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A measure that would have made it easier to raise local taxes throughout California was solidly defeated in a vote on the floor of the state Assembly, a critical victory for taxpayers that was achieved with the help of phone calls and petitions from Members of the Howard Jarvis Taxpayers Association.

Assembly Constitutional Amendment 1 would amend the state constitution to allow taxes for infrastructure or affordable housing to pass with the approval of only 55 percent of the electorate, instead of the two-thirds vote required by Proposition 13. The measure needed a two-thirds vote in the Assembly to advance to the Senate, but it fell 10 votes short of the 54 needed.

The author of ACA 1, Assembly Member Cecilia Aguiar-Curry, D-Napa, immediately asked for reconsideration, meaning the measure could come up for one more vote. However, it was not brought up for a vote for the rest of the legislative session, which ended in September. Constitutional amendments proposed by the Legislature require a two-thirds vote in each house, and the approval of a simple majority of voters statewide.

The failure of ACA 1 in the Assembly dashed the hopes of tax-raisers who wanted to push the measure through the Senate quickly enough to get it on the March statewide ballot. Now Aguiar-Curry has only the option of the November ballot, where a traffic jam of other tax increase proposals is beginning to develop.

One measure that has already qualified for the November ballot is an initiative called “The California Schools and Local Communities Funding Act.” The initiative would cut deeply into Proposition 13 by revoking its protections from business properties. Office buildings, shopping malls, factories, warehouses and most other commercial property would be reassessed to current market value at least every three years.

This is the so-called split roll, which would split the county assessors’ lists of taxable properties (the tax roll) into two categories: residential (homes and apartments) and commercial (businesses and industrial properties). For the first time in California history, commercial properties would be taxed differently from residential. Currently, all properties are assessed under Proposition 13 at the fair market value at the time of the most recent sale, plus an annual adjustment for inflation of no more than two percent.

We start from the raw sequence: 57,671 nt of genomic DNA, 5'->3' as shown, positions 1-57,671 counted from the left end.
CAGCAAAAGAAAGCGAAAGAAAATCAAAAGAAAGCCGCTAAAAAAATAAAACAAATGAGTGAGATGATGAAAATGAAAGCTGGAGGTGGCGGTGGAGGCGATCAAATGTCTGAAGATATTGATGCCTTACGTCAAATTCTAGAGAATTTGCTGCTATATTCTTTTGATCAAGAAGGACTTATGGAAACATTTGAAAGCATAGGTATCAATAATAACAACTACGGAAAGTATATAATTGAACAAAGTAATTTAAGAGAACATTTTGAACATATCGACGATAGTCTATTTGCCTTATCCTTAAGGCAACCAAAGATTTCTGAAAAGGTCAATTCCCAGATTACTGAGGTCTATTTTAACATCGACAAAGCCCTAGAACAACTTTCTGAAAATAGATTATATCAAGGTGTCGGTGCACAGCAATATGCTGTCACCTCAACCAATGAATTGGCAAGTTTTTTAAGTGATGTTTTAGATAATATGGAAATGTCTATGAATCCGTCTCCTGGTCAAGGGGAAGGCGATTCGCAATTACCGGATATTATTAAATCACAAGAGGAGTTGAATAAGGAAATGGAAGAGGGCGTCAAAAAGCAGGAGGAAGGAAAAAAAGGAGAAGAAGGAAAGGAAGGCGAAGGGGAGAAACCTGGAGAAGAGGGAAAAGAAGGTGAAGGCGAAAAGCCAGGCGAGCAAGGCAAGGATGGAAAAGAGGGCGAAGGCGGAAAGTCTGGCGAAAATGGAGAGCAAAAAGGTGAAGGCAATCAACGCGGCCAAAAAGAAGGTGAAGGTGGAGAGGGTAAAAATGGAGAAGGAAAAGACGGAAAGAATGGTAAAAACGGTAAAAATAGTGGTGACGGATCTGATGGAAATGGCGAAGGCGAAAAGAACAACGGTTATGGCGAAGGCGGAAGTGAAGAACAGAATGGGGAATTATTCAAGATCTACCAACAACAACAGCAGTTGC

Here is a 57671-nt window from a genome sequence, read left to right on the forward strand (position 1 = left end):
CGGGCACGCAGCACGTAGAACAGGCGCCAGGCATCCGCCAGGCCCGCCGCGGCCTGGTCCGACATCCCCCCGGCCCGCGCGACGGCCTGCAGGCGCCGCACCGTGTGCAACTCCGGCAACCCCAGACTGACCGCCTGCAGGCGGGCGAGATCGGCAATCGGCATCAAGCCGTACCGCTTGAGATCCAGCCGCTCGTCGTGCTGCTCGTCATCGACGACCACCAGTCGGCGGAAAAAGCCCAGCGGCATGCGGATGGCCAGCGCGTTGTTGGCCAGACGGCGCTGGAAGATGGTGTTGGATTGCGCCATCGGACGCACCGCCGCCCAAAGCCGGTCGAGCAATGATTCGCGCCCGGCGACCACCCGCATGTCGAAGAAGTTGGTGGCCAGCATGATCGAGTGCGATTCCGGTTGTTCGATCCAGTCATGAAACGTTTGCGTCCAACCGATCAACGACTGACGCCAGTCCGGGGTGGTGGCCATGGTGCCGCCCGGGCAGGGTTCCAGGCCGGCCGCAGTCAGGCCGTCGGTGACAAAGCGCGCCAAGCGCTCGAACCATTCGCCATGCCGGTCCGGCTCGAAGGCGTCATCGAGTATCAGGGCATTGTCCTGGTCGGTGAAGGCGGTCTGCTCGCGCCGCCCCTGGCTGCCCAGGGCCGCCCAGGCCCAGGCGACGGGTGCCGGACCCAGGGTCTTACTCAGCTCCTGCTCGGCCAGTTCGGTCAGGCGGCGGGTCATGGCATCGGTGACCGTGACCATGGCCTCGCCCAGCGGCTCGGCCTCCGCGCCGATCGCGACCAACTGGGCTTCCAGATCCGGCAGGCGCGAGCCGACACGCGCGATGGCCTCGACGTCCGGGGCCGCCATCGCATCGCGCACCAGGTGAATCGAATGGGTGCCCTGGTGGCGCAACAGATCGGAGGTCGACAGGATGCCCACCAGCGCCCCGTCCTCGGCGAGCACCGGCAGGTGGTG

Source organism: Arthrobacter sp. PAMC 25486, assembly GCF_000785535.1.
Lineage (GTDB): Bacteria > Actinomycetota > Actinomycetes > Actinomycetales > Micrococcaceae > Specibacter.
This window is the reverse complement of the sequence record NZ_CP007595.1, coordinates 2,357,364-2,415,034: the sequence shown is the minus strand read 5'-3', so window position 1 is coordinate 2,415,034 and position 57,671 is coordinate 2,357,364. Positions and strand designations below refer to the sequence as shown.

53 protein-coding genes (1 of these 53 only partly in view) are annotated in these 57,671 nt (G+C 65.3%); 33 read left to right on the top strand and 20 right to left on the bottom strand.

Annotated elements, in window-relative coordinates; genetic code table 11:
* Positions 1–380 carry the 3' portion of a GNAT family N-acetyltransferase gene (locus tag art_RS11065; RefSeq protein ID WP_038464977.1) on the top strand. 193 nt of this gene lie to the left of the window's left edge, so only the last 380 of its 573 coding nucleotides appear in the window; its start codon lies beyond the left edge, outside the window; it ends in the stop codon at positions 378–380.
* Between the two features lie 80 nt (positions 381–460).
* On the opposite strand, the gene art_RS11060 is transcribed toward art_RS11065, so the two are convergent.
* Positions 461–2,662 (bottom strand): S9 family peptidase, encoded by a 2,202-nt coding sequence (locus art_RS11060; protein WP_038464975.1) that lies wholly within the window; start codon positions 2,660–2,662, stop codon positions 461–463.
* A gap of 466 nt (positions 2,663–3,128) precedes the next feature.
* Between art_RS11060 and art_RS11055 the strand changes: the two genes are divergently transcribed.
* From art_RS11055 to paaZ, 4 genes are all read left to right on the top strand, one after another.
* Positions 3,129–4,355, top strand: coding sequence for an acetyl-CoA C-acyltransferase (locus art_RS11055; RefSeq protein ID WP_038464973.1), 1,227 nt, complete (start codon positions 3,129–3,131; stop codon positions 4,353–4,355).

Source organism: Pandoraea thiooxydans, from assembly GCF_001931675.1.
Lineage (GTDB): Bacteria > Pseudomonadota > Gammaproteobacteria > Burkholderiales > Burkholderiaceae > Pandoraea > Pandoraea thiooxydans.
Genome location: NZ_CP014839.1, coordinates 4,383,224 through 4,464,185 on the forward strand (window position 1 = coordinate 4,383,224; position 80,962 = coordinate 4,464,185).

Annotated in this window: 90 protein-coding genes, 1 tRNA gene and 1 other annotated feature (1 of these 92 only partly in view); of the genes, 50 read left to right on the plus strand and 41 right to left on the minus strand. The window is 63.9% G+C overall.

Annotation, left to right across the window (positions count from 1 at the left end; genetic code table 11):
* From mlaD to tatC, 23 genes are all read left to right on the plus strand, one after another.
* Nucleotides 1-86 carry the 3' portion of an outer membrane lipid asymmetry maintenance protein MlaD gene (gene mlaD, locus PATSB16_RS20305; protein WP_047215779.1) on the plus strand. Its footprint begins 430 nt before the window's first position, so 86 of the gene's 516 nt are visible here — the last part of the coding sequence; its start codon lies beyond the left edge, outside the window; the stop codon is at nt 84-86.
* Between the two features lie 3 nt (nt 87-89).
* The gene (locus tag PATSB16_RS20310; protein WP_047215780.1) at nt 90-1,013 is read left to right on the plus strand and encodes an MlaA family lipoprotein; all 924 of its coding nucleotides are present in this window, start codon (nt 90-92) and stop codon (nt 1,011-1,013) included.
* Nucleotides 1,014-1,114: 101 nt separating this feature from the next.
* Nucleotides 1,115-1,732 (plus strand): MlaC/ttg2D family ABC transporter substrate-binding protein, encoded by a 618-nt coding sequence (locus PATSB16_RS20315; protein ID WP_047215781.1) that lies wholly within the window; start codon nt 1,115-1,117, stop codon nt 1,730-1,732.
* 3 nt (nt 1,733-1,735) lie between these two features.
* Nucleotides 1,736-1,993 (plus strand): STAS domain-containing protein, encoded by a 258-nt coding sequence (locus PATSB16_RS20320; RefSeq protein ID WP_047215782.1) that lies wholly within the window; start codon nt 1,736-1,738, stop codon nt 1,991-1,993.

Under the “Schools and Local Communities Funding Act,” most business properties would be hit with a massive tax increase, repeated every few years as property values increased.

Although this initiative had previously qualified for the November 2020 ballot, proponents have written a new version to address criticism of some aspects of the measure as well as poor polling results. Signature gathering is underway again.

Another tax increase that could be on the November 2020 ballot comes from the California School Boards Association and the Association of California School Administrators. The “Full and Fair Funding” initiative would increase California’s income tax, already the highest in the nation with a top marginal rate of 13.3 percent. The proposed initiative would increase the personal income tax rate on high earners by up to three percentage points, bringing the top marginal rate to 16.3 percent, while also increasing the state’s corporate tax rate by five percentage points on companies with more than $1 million in earnings.

And that’s not all. Governor Newsom signed a $15 billion bond measure that would authorize state borrowing to pay for school construction. It will be on the March statewide ballot, misleadingly numbered “Proposition 13.ˮ

It will be a challenging year, but taxpayers can prevail by working hard to spread the word about reckless tax increases, wasteful spending and threats to Proposition 13. Invite your friends to sign up for e-mail alerts from HJTA and to join if they’re not already members. You can find more information online at our website, www.hjta.org.